Content strategy? It might be a buzzphrase, but really, it’s just logic.

Content strategy? It might be a buzzphrase, but really, it’s just logic.
“The main goal of content strategy is to use words and data to create unambiguous content that supports meaningful, interactive experiences.” Rachel Lovinger, Content Strategy: the Philosophy of Data.

A proper strategy helps us plan how we are going to create, publish and manage content that is relevant, compelling, useful and usable.

The web is content. Content is the web.

We know this anyway. But in order to create a strategy that actually works, we need to define what content we are going to publish and think about why we are publishing it.

Instead of just hazarding a guess about what someone might be interested in, it might be time to really think about your business goals in terms of your relationship with customers.

It’s all about being logical and methodical, actually.

  • Who will be visiting each page?
  • What messages do you want them to read and understand
  • What do they want to achieve?
  • What do you want them to do once they’ve read it?

A true content strategy encompasses a number of areas:

  • Voice and tone
  • User experience
  • Information architecture
  • Metadata.
  • Design
  • SEO
  • Analytics.

You should also give some thought to the best way of distributing information, for example, email marketing is a great way of making contact with the intention of driving people back to your website.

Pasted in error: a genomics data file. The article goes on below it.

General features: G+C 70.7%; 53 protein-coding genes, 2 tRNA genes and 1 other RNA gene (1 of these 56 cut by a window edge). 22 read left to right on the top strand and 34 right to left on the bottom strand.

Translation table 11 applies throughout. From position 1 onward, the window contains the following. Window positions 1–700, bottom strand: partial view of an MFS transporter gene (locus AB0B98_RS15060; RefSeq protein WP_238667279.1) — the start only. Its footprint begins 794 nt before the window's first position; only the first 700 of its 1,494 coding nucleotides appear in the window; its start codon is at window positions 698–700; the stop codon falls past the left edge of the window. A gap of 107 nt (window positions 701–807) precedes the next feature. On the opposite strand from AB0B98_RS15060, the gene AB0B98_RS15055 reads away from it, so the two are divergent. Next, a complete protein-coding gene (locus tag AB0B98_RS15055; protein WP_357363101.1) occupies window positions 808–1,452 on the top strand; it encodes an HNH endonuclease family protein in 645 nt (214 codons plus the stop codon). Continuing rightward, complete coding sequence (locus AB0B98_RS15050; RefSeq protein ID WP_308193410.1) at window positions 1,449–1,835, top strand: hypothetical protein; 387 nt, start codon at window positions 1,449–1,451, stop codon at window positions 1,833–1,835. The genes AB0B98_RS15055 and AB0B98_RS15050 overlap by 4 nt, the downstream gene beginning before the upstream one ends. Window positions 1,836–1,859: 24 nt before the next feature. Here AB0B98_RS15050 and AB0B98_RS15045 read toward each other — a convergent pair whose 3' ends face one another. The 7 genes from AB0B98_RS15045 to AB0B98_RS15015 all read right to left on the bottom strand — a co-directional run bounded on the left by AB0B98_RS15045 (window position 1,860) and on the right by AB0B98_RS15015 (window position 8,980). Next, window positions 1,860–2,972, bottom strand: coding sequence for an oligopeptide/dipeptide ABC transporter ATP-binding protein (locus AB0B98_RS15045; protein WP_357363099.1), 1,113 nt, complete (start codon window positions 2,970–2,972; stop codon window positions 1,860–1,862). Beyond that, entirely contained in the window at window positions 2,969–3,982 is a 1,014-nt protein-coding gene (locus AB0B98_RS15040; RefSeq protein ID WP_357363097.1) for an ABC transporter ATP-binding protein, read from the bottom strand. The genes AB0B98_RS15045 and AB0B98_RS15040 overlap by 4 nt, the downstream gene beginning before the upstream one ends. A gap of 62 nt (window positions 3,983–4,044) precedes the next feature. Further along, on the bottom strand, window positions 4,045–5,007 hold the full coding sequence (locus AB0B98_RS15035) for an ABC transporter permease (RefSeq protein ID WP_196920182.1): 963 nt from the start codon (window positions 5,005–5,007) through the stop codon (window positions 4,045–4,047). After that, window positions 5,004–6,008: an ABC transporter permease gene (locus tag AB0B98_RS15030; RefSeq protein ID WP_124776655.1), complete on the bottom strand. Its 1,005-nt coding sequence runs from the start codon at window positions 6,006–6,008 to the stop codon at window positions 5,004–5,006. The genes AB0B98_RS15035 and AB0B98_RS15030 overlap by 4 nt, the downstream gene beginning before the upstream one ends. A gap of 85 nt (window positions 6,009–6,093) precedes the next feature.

And always remember that copy should be written for the media you’re using. If the content is to be on the web, then it must be written for the web.

I’m not a ‘content strategist’ – I am merely a humble copywriter.

But I do have an understanding of how the different elements work together and my logical mind wants information to be where I can find it quickly and easily.

I think about the audience and put myself in their shoes. I’ll look at navigation and information architecture from a user’s perspective and that’s pretty important when you’re writing a website.

Too many people create a website that appeals to them, both in terms of design and content, and forget about the one person who is most important – the customer.

Ultimately, you want relevant information that people can find, that will satisfy their objectives – and that they will know what to do with.

It’s pure logic, really.

 

Useful references:

Andre Van Kets – A Beginner’s Guide to Content Strategy for the Web: 10 Things You Need to Know

Rachel Lovinger – Content Strategy: the Philosophy of Data

Kristina Halvorson – The Discipline of Content Strategy

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